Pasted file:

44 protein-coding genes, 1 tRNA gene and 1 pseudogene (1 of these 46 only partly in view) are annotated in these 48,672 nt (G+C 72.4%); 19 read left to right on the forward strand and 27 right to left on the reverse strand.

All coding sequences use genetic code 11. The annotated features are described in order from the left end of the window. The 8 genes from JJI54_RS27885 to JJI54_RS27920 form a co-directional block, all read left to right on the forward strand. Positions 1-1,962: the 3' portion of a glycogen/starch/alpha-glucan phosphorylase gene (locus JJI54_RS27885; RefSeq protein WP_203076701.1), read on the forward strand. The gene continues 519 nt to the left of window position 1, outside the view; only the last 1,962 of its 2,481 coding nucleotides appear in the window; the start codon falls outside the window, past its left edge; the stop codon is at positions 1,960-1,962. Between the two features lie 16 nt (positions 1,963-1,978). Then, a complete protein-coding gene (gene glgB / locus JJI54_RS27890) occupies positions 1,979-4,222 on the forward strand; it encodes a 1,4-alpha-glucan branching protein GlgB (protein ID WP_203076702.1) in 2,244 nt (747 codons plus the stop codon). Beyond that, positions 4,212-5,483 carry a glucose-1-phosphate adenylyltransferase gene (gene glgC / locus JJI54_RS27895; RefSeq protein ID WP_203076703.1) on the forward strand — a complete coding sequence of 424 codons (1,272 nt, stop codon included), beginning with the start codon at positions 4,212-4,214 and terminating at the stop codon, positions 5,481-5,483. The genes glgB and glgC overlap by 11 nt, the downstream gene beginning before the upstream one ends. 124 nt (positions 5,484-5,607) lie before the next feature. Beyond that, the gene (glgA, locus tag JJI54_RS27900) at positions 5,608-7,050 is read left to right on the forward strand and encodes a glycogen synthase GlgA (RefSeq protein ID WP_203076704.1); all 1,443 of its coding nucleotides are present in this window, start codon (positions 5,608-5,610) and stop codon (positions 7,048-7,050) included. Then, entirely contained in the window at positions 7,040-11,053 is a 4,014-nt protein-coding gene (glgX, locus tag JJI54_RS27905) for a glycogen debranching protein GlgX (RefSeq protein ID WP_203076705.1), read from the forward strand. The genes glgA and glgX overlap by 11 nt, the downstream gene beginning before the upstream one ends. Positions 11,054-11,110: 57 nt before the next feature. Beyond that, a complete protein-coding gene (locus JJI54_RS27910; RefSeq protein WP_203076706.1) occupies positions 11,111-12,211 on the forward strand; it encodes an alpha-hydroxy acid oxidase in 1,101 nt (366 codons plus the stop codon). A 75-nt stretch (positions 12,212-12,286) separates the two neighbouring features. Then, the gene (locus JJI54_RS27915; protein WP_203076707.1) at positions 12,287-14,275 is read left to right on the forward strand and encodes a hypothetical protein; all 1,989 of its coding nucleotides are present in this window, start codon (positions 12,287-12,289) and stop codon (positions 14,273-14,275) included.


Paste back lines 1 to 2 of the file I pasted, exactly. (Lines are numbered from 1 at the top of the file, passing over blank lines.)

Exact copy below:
44 protein-coding genes, 1 tRNA gene and 1 pseudogene (1 of these 46 only partly in view) are annotated in these 48,672 nt (G+C 72.4%); 19 read left to right on the forward strand and 27 right to left on the reverse strand.

All coding sequences use genetic code 11. The annotated features are described in order from the left end of the window. The 8 genes from JJI54_RS27885 to JJI54_RS27920 form a co-directional block, all read left to right on the forward strand. Positions 1-1,962: the 3' portion of a glycogen/starch/alpha-glucan phosphorylase gene (locus JJI54_RS27885; RefSeq protein WP_203076701.1), read on the forward strand. The gene continues 519 nt to the left of window position 1, outside the view; only the last 1,962 of its 2,481 coding nucleotides appear in the window; the start codon falls outside the window, past its left edge; the stop codon is at positions 1,960-1,962. Between the two features lie 16 nt (positions 1,963-1,978). Then, a complete protein-coding gene (gene glgB / locus JJI54_RS27890) occupies positions 1,979-4,222 on the forward strand; it encodes a 1,4-alpha-glucan branching protein GlgB (protein ID WP_203076702.1) in 2,244 nt (747 codons plus the stop codon). Beyond that, positions 4,212-5,483 carry a glucose-1-phosphate adenylyltransferase gene (gene glgC / locus JJI54_RS27895; RefSeq protein ID WP_203076703.1) on the forward strand — a complete coding sequence of 424 codons (1,272 nt, stop codon included), beginning with the start codon at positions 4,212-4,214 and terminating at the stop codon, positions 5,481-5,483. The genes glgB and glgC overlap by 11 nt, the downstream gene beginning before the upstream one ends. 124 nt (positions 5,484-5,607) lie before the next feature. Beyond that, the gene (glgA, locus tag JJI54_RS27900) at positions 5,608-7,050 is read left to right on the forward strand and encodes a glycogen synthase GlgA (RefSeq protein ID WP_203076704.1); all 1,443 of its coding nucleotides are present in this window, start codon (positions 5,608-5,610) and stop codon (positions 7,048-7,050) included. Then, entirely contained in the window at positions 7,040-11,053 is a 4,014-nt protein-coding gene (glgX, locus tag JJI54_RS27905) for a glycogen debranching protein GlgX (RefSeq protein ID WP_203076705.1), read from the forward strand. The genes glgA and glgX overlap by 11 nt, the downstream gene beginning before the upstream one ends. Positions 11,054-11,110: 57 nt before the next feature. Beyond that, a complete protein-coding gene (locus JJI54_RS27910; RefSeq protein WP_203076706.1) occupies positions 11,111-12,211 on the forward strand; it encodes an alpha-hydroxy acid oxidase in 1,101 nt (366 codons plus the stop codon). A 75-nt stretch (positions 12,212-12,286) separates the two neighbouring features. Then, the gene (locus JJI54_RS27915; protein WP_203076707.1) at positions 12,287-14,275 is read left to right on the forward strand and encodes a hypothetical protein; all 1,989 of its coding nucleotides are present in this window, start codon (positions 12,287-12,289) and stop codon (positions 14,273-14,275) included.